Many trucking companies have reported an unwanted milestone. Fuel now accounts for about one-quarter of truckers' operating costs — surpassing labor — and is now the number one operating expense.
With the nationwide price of diesel orbiting $4 a gallon, companies have taken drastic steps to help lower their fuel consumption. Con-way, for example, has installed governors on its less-than-truckload fleet to cut the maximum speed from 65 to 62 mph. This move alone could save the carrier more than 3 million gal. annually, company officials say. Drivers at many other carriers are paying extra attention to route planning, idling times and even how smoothly they hit the accelerator and brake pedals.
As the price of fuel began a steady ascent several years ago, carriers were able to offset the cost with surcharges. However, truckers are finding it increasingly difficult to pass through these additional charges in the face of decreasing freight loads. Indeed, some smaller truckload fleets and many owner-operators have either gone out of business or put their trucks on blocks until freight returns at a price that makes hauling worthwhile.
Mitigating the high cost of fuel at the carrier level has limits, and industry stakeholders now have turned their attention to Washington, asking officials to help lower the price of diesel. In a letter to President George Bush, American Trucking Assns. president and CEO Bill Graves asked the President to release oil from the Strategic Petroleum Reserve. In his opinion, the oil market is no longer operating on fundamentals, and the market is being skewed by hedge funds driving up the price of crude based on speculation. “We need something to break that chain, and a SPR release could do it,” stated Graves.”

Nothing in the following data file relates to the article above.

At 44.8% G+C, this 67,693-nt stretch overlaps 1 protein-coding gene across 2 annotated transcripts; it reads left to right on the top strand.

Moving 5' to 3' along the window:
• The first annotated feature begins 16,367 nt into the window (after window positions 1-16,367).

In recent Senate testimony, Chief Economist Jeffrey Harris of the U.S. Commodity Futures Trading Commission, refuted Graves: “…we have closely examined the relation between futures prices and positions of speculators in crude oil. … There is no evidence that position changes by speculators precede price changes for crude oil futures contracts.”
Harris added that basic fundamentals provide the best explanation for crude oil price increases. These factors include the low price of the dollar, strong demand from China and India, increased demand for diesel by European cars, and geopolitical tensions in oil-producing areas such as Iraq, Iran, Venezuela, Nigeria and Turkey.
Graves, in letters to other government officials, also suggested an increase in weight limits for trucks that use auxiliary power units and for the Dept. of Justice to help states with price-gouging investigations.
In the end, the price of diesel hinges on supply and demand, according to economists at the Energy Policy Research Foundation, a think tank largely funded by oil companies. They peg the current high price to “a series of unfortunate events” over the last ten years that have limited supply, including unilateral contract renegotiations, nationalization of oil facilities, lack of investment by oil companies, restrictive access to resources because of war and civil strife, reduced excess production capacity among OPEC producers, and taxes that create uncertainty and constrain development of higher- cost exploration. In other words, less supply.
While tinkering with taxes, releasing oil from the strategic reserves and allowing heavier trucks might help lower diesel prices in the short term, the only long-term solution is to increase the supply and lower the demand — or find non-petroleum energy sources for trucks.
The idea is gaining currency even among adversaries. At a recent Capitol Hill grilling of oil company executives, Ed Markey (D-MA), Chairman of the House Select Committee on Energy Independence and Global Warming, suggested that the U.S. immediately tackle the energy issue with a program of the scale and urgency of the Manhattan Project or Apollo moon launch. This was one of the few options on which the oil companies and lawmakers agreed.